Credit

Get a better understanding of how credit cards work, including how to manage credit cards, in this free lesson.

Correcting your credit report

Under the Fair Credit Reporting Act, businesses can use the information in your report to evaluate your applications for credit. You have the right to dispute any inaccurate information. Follow these steps when disputing items in your credit report.

  • Clearly explain what information should be corrected.
    Contact the credit-reporting agency and tell the person you speak to what information you believe is inaccurate or should be updated. Keep copies of any correspondence you send or notes on any phone conversations. Check out the Federal Trade Commission's sample dispute letter.
  • Know what to expect.
    Within 30 days, the credit-reporting agency will investigate the disputed information. If it is found to be inaccurate, the creditor involved must notify all nationwide credit-reporting agencies so your file can be corrected.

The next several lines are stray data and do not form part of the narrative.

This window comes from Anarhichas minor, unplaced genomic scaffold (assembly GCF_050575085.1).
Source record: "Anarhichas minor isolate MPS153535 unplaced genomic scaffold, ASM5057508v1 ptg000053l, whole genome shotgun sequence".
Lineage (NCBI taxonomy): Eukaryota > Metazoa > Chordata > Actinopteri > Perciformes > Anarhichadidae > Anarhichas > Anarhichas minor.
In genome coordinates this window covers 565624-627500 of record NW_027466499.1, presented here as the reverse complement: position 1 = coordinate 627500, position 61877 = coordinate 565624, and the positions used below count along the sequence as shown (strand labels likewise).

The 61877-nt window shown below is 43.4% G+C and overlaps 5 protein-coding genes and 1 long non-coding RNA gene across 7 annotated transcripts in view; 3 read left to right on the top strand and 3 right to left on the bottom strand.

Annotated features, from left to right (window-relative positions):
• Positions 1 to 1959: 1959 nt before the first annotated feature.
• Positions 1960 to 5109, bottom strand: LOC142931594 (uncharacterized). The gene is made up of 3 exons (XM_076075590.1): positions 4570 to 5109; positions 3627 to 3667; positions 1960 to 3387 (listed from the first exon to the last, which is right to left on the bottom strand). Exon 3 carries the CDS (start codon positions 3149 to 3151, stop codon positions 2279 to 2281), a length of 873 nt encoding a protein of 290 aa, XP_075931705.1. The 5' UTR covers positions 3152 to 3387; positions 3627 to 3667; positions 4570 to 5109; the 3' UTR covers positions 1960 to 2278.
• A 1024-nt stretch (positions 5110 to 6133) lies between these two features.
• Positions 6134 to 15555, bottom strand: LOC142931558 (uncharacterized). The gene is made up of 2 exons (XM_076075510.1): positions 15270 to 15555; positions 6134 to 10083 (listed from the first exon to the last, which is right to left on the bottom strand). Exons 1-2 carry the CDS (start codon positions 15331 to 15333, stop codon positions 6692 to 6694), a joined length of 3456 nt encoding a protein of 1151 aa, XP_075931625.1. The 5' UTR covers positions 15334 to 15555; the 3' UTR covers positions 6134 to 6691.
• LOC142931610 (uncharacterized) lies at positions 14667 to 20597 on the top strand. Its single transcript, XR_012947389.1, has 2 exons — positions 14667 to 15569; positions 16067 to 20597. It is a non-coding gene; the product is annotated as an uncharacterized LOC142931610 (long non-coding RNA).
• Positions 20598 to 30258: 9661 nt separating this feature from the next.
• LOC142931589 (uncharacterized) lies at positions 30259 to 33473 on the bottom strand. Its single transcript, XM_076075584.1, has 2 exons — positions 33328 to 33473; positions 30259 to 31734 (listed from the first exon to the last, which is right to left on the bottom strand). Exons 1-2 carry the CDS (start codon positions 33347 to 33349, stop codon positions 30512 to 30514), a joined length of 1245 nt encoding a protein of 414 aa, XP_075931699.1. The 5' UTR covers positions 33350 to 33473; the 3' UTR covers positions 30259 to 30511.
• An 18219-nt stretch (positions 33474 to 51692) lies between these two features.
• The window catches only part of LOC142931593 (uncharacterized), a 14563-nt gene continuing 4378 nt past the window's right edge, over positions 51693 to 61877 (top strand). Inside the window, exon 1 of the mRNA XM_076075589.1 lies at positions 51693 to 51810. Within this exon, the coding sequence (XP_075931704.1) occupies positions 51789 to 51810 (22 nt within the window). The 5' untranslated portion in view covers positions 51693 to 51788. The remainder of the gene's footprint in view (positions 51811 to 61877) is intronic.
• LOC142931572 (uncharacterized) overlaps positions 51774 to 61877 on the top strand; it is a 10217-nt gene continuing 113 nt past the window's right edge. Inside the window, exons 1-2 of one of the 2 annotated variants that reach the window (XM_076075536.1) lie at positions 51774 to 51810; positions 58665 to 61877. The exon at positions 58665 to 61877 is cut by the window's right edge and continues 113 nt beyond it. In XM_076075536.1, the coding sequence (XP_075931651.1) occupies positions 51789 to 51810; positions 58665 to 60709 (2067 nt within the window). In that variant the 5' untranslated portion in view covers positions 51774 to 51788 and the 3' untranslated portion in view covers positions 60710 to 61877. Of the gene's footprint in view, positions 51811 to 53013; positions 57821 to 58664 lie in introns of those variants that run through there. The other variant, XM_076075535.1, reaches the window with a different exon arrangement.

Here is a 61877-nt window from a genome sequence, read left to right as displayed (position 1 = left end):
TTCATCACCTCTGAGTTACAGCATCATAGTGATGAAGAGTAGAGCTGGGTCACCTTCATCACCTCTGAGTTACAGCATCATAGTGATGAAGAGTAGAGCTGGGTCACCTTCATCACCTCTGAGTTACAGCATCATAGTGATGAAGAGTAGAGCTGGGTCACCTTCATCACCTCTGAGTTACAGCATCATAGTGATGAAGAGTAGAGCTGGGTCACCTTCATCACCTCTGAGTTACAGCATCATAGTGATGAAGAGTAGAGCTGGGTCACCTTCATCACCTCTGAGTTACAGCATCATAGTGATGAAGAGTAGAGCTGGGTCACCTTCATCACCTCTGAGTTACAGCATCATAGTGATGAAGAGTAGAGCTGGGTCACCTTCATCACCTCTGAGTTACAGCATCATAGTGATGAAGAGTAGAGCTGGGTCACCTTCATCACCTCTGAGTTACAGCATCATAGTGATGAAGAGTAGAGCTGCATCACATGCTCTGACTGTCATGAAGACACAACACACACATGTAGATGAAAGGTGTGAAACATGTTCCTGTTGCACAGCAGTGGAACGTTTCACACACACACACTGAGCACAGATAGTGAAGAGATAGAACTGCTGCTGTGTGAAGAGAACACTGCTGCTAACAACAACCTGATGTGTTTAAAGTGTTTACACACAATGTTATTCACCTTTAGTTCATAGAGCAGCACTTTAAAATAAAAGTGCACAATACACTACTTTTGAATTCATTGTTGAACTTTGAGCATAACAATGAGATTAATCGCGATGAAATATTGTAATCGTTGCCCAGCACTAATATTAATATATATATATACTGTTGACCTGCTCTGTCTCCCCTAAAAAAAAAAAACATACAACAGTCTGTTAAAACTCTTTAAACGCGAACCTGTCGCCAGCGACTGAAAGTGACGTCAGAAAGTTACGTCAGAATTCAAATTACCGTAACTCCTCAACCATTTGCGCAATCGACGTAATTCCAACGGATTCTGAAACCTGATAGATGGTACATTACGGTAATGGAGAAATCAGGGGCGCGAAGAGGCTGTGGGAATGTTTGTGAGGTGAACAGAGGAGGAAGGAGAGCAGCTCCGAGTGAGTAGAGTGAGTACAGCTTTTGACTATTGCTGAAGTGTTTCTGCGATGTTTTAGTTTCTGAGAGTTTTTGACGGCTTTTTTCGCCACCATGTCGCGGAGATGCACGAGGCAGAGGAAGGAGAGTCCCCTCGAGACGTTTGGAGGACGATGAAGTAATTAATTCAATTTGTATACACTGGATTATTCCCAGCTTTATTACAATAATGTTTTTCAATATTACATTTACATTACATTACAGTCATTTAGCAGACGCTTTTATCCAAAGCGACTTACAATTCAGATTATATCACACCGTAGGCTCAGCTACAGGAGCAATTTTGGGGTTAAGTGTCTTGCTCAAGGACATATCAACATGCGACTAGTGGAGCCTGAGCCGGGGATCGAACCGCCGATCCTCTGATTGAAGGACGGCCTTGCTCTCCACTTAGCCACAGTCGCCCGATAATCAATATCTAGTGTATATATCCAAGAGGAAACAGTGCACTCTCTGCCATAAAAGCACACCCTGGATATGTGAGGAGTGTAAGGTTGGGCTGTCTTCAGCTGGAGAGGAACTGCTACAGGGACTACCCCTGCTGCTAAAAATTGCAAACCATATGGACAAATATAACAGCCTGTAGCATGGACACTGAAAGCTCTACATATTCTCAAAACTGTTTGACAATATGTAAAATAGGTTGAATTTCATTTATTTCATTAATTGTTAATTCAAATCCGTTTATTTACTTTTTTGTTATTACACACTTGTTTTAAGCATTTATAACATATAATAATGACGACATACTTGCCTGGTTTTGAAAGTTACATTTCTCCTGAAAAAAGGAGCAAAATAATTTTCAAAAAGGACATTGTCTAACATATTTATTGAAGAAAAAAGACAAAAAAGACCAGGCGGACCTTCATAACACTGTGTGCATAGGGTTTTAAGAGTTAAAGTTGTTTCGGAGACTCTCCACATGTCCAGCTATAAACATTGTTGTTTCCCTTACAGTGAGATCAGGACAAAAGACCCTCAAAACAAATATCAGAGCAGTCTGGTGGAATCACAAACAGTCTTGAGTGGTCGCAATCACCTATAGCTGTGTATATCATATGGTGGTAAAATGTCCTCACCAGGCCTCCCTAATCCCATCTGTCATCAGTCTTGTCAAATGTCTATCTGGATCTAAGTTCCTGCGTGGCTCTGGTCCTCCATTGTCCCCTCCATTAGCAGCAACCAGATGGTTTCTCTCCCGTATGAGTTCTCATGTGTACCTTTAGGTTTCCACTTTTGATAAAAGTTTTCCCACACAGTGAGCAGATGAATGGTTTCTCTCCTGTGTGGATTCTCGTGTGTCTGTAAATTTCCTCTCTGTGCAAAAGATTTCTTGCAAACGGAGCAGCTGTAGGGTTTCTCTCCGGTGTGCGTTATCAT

• Get the results in writing.
    If your dispute results in a change to your credit report, the credit bureau will give you the written results and a free copy of your report.
  • If you can't get information removed, consider explaining.
    You have the legal right to attach a letter of explanation to your credit file. Send this explanation to the three major credit bureaus, as well as to any business that was involved. The business is obligated to include your letter in any future input to the credit bureaus.
  • Businesses that guarantee to remove negative information from your credit file cannot provide such a remedy. According to the Federal Trade Commission, these "credit-repair companies" charge anywhere from $50 to more than $1,000 and do little to nothing to improve your credit report. You can learn more about these scams at the FTC's website here.